for equality - all women, all people, all rights and justice, everywhere

Statement at the Conclusion of UNFCCC, COP20, Lima, Peru
14 December 2014, Fiji

At the conclusion of the COP20 meeting in Peru, Diverse Voices and Action for Equality (DIVA for Equality), Fiji is dismayed that the official outcomes do not reflect the realities, human rights and needs of people around the world, and rights of the Commons. 

Noelene Nabulivou, DIVA for Equality Political adviser says:
"It shows how much work is needed immediately to shift political positions, and move from old-world ‘real politik’ to politics reflecting our reality. Pacific women-led groups, wider civil society and many of our governments are VERY clear on what are the bottom-lines for gender and social justice, climate justice and ecological sustainability to be a lived reality for Pacific people, and indeed around the world. "

She says, "We know that all governments must address urgent and persistent state conflicts and intra-state inequalities, and work harder than ever before for social justice and universal human rights, including women’s human rights. We know that global warming must be kept below a 1.5 degree average rise, which requires IMMEDIATE system-wide policy changes by all governments.

Fossil fuels must now stay in the ground, and non-nuclear, safe, just and renewable energy solutions quickly rolled out. We know that we do not accept corporate influence over our lives and territories as peoples of the world, so we will see businesses properly regulated by States and through UN multilateral processes. 

We know that the world must find ways to progress issues of reparation and repair for those most affected, and in reflection of historical responsibility and common but differentiated responsibilities, including through a clear and operable loss and damage mechanism; clear and easy-start climate financing including specific attention to the resourcing of civil society including women-led groups to carry out our urgent work; and open, ethical and non-marketised sharing of safe, renewable and accessible technology to those in immediate and future need of it, and those most affected", she continued.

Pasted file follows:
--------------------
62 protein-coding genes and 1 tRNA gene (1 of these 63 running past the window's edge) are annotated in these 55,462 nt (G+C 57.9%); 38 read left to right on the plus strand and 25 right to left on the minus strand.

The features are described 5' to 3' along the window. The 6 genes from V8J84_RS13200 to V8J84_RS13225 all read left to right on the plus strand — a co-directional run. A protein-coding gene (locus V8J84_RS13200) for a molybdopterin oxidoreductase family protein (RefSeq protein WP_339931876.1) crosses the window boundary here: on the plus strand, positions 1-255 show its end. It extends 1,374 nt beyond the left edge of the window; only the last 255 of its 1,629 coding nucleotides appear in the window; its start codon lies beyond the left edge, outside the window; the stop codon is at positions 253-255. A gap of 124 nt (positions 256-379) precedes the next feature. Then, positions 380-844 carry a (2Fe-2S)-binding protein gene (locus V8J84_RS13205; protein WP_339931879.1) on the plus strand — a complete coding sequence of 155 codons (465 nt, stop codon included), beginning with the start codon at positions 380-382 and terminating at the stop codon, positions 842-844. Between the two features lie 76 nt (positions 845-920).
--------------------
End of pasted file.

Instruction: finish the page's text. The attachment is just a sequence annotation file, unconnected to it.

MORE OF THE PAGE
Diverse Voices and Action for Equality engage with many Pacific, South-based and global social movement coalitions, including with the Pacific Partnership to Strengthen Gender, Climate Change and Sustainable Development (PPGCCSD), the Gender and Women's Constituency at UNFCCC, the Women's Major Group on Sustainable Development, and the DAWN network that works on many multilateral negotiations on gender, climate change and sustainable development. "This is the time, as never before, to stand firm on all our issues, into these final months before the negotiations toward a binding global climate change agreement at the COP21 UNFCCC in Paris in late 2015. This is the time to escalate front-line defender and resistance work, social movement coalitions and advocacy work, and strategic multilateral work by governments themselves. A new just world is not just possible, we must make it inevitable", says Nabulivou.

Contact: [email protected]



Equitable, Effective, and Meaningful Partnerships to Address Gender Equality and Climate Change in the Pursuit of Sustainable Development

Outcome statement

High Level Meeting, Nadi, Fiji 13 June, 2014

Equitable, Effective, and Meaningful Partnerships to Address Gender Equality and Climate Change in the Pursuit of Sustainable Development


Pacific women and girls as well as their communities face multiple challenges of being small, ecologically complex, and remote, and aggravated by severe negative impact of climate change, high levels of economic, social, and environmental injustice. To urgently address these life-threatening crises, we call for an inter- linkage approach that analyses the political, physical, ecological, economic, and social dimensions of these overlapping challenges through one holistic frame. The bringing together of different sectors, alliances, and government ministries will be necessary to ensure a truly transformative agenda for gender, social, ecological, and economic justice in the Pacific and globally.

We are representatives of government and diverse civil society organisations (CSOs), networks, and alliances working in partnership for gender, economic, and ecological justice and political transformation, from Cook Islands, Fiji, Kiribati, Nauru, Palau, Republic of Marshall Islands, Samoa, Solomon Islands, Tonga, Tuvalu and Vanuatu. In a historical gathering we met in Nadi, Fiji from the 9-13 June 2014, where we critically strategised toward a more effective advancement of Gender, Climate Change Response, and Sustainable Development in the Pacific region.

Any sustainable development framework post-2015 must be grounded in social inclusion and equity, human security and sustainable peace, the fulfilment of human rights for all and gender equality.

This transformational shift requires the redistribution of unequal and unfair burdens on women and girls in sustaining societal well-being and economies, intensified in times of violence and conflict, as well as during and after economic and ecological crises. A development model that will work for women and girls of all ages and identities must be firmly rooted in international human rights principles and obligations, including non- retrogression, progressive realization, and the Rio principles, including common but differentiated responsibilities. The Pacific States have already taken steps towards gender equality and human rights commitments in legislation, policy and budget allocations. We support these actions as a foundation for future advances.